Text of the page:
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Chinese fume over Xi’s $60 billion Africa handout

Chinese President Xi Jinping has announced 410 billion yuan (US$60 billion) in aid and investment for a plethora of infrastructural and development programs for Africa spanning the next three years.

In a keynote speech at the Forum on China-Africa Cooperation, Xi made the commitment to a packed auditorium inside the Great Hall of the People in Beijing. There, heads of state, diplomats and corporate leaders of 54 African nations and their Chinese counterparts gathered for the triennial forum on Monday.

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The forum is a triennial event held in China and Africa. Photo: Xinhua

Specifically, the aid would include US$15 billion in grants, interest-free or concessional loans; US$10 billion in investment by state-owned and private Chinese companies; a US$10 billion special fund for infrastructural development; and a US$5 billion fund for financing Africa’s import of Chinese goods and services, according to Xinhua.

Chinese social media commentators soon began grumbling about big-spending Xi blowing taxpayers’ money on dollar diplomacy and on fanfare projects that may benefit nobody other than dictators in Africa and their Chinese middlemen.

The pervasive albeit suppressed anger is seen in posts on China’s social networking platforms, which insinuate that Xi could have devoted the eye-popping amount to better uses at home, like extra tax relief for wage-earners or tuition waivers for pupils from rural areas.

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Xi walking to the rostrum to deliver his keynote speech. Photo: Xinhua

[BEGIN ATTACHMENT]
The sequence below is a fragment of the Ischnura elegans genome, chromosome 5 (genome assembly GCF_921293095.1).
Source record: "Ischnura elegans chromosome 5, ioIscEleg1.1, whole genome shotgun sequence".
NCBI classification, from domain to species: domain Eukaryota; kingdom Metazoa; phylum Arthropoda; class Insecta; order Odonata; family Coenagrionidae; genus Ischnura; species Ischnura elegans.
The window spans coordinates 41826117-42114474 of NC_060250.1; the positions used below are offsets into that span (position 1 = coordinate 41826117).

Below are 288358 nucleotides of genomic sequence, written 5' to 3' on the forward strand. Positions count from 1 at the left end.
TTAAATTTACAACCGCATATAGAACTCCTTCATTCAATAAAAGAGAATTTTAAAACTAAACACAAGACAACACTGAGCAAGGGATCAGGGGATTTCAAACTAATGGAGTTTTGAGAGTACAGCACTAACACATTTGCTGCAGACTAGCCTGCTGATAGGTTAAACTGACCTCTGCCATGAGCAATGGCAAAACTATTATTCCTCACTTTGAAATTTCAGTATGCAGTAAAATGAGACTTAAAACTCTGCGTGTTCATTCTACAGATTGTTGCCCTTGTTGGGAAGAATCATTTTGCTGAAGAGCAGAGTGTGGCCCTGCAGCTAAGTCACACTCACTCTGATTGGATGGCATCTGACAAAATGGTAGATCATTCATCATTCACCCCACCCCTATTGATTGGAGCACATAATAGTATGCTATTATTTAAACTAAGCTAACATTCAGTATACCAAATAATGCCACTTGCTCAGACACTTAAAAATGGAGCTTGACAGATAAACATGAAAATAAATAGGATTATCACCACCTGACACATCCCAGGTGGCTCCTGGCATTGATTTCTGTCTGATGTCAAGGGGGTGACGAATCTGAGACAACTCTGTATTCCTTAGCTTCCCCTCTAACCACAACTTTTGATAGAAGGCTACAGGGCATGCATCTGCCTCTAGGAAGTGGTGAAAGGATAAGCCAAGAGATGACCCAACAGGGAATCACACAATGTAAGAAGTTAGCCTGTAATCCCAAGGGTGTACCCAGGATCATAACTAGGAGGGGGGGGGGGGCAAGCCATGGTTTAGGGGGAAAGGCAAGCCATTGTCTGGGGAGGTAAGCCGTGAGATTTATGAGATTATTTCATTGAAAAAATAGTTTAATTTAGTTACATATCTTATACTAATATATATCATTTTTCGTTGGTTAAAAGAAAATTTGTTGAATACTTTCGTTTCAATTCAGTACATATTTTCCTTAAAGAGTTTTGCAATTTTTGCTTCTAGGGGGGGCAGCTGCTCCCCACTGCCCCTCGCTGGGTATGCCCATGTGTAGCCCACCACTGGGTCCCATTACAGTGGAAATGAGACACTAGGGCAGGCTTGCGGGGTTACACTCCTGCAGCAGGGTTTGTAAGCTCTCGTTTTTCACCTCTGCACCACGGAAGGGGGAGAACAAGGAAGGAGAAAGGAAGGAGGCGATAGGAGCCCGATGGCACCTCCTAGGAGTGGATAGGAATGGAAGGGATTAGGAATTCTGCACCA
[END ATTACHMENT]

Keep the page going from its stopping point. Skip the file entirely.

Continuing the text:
“The party keeps telling me that it’s my duty to pay taxes, but has Xi ever sought my views on how to spend my money?” asked one netizen.

Some have compared Xi’s money-for-loyalty approach with the mindset of the late Qing dynasty regent Empress Dowager Cixi, who infamously said in a decree in 1900 in response to an invading international military coalition that she would “fully utilize China’s money and resources in offering and indulging foreign nations to their total satisfaction.”

“[Cixi’s remarks] to please invaders and give whatever they want for the sake of Qing’s survival make some sense to me, but what’s the point of continue to splurge hundreds of billions of taxpayers’ money on helping far-flung African countries when we have a host of issues back home?” reads one comment.

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Chinese performers greet guests from Africa inside the Great Hall of the People. Photo: Xinhua

Critics say that, since the founding of the Communist republic, Beijing has tended to Africa’s every need with an astronomical amount of financial support. They also decry the provision of everything from rice to napkins for more than half a century, and note that not even its own economic woes and upheavals have failed to stop Beijing from giving.

For instance, the 1,860-kilometer TAZARA Railway linking Tanzania with Zambia opened in 1975 was one of the largest China-invested and built projects in Africa, and the US$200 million, 132,000 square-metre African Union headquarters in the Ethiopian capital of Addis Ababa built with Chinese capital is also hailed as a symbol of the China-Africa bromance.

It is estimated that Beijing’s 410 billion yuan in aid for Africa is equivalent to the combined annual gross domestic product of Tibet and Qinghai, twice the amount of the tax cut announced last week, or more than twice the central government’s expenditure for public healthcare and six times its outlay on social welfare in 2017.

In another sarcasm-laden post on Weibo, a netizen proposed to raise capital to buy a chunk of land in Africa, recruit a local person as the figurehead leader to found a new nation and then seek diplomatic ties with Beijing.

He promised to return money with interest to partners once the new nation received Beijing’s financial aid, and expected to get a prime plot in downtown Beijing to build the nation’s embassy, with all the immunity, privileges and prerogatives guaranteed.

The post was shared millions of times before censors removed it on Monday evening.

Read more: Beijing accused of bugging African Union HQ for years

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